Car and RV sale at Cloquet park denied

Twice in the last 10 years, a car and RV sale was held in Cloquet’s Veterans Park, but a request to hold a third sale was denied after concerns about proper uses of the park were raised.

Cloquet's Veterans Park was established in 1975 to honor area veterans, but twice in the last 10 years a car and RV sale was held in the park. A request to hold a third sale was denied after questions about proper uses of the park were raised. Jamey Malcomb/Pine Journal

The Cloquet City Council denied a request to use the city’s Veterans Memorial Park as the site of a car and recreational vehicle sale during its meeting Tuesday, Aug. 20.

Twice in the last 10 years — most recently in 2018 — Cloquet Ford Chrysler and Coates RV used the park for a fall sale. Following the 2018 sale, however, some concerns were raised if the sale was an appropriate use of the park.

After looking back at the zoning ordinance, city staff discovered using the space where a sales event was the primary use is prohibited and denied the application for the 2019 sale.

Dealership owner Al Birman requested clarification because vendors are allowed in the park at the city’s Fourth of July celebration each year.

While the ordinance prohibits a sale as a permitted primary use, they are allowed as part of a “public festival” and the council voted unanimously to deny the application.


Birman questioned the council’s decision, noting that one of his business partners is a disabled veteran and listing off the tax revenue the two businesses generate for the city and Carlton County. He also said Cloquet Ford Chrysler spends significant money marketing the city throughout the region.

"We've spent $15-17,000 a month on TV, radio, newspaper, internet and mailers promoting the city — bigger and better than any other business, better than the (Cloquet Chamber of Commerce), better than anybody," Birman said.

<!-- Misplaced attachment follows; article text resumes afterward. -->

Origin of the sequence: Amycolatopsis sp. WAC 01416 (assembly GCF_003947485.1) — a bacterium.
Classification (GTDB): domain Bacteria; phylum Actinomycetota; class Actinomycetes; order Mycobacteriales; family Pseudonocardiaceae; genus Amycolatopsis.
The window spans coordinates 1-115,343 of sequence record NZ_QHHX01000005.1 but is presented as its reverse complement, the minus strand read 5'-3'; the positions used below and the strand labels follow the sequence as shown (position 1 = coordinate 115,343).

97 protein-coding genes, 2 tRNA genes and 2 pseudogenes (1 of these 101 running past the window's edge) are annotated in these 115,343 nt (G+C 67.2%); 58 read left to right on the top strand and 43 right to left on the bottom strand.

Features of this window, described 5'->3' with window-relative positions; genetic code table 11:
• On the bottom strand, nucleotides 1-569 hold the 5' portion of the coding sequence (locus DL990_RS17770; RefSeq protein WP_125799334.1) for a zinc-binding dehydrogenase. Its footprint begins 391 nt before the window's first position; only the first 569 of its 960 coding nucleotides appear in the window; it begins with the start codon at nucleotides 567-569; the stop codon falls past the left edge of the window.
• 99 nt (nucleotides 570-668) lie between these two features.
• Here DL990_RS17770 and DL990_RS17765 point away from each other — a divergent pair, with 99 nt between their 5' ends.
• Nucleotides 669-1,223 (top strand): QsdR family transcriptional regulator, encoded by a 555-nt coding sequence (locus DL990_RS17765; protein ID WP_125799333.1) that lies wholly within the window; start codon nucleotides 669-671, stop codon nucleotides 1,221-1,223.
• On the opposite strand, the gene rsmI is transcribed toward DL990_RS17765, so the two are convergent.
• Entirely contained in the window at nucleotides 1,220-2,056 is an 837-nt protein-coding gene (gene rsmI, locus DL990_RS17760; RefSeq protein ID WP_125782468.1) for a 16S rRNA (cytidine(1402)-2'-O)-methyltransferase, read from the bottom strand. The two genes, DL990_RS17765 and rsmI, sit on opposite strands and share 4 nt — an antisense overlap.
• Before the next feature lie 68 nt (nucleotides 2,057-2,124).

Following Birman’s comments, several local veterans took an opportunity to say that they weren’t comfortable with the park being used for a sale.

Ward 3 Councilor Sheila Lamb was concerned that using the park for a sale could cause damage to a space the city has invested large amounts of money.

“The amount of money that we have put into this park — that is a primary concern for me,” Lamb said. “It’s something for the city to be proud of, but more importantly for our veterans to be very proud of and the preservation of that — out of respect for them and to honor them I think is part of this equation.”

Jamey Malcomb has a been high school sports reporter for the Duluth News Tribune since October 2021. He spent the previous six years covering news and sports for the Lake County News-Chronicle in Two Harbors and the Cloquet Pine Journal. He graduated from the George Washington University in 1999 with a bachelor's degree in history and literature and also holds a master's degree in secondary English education from George Mason University.
What To Read Next
Fundraising is underway to move the giant ball of twine from the Highland, Wisconsin, home of creator James Frank Kotera, who died last month at age 75, 44 years after starting the big ball.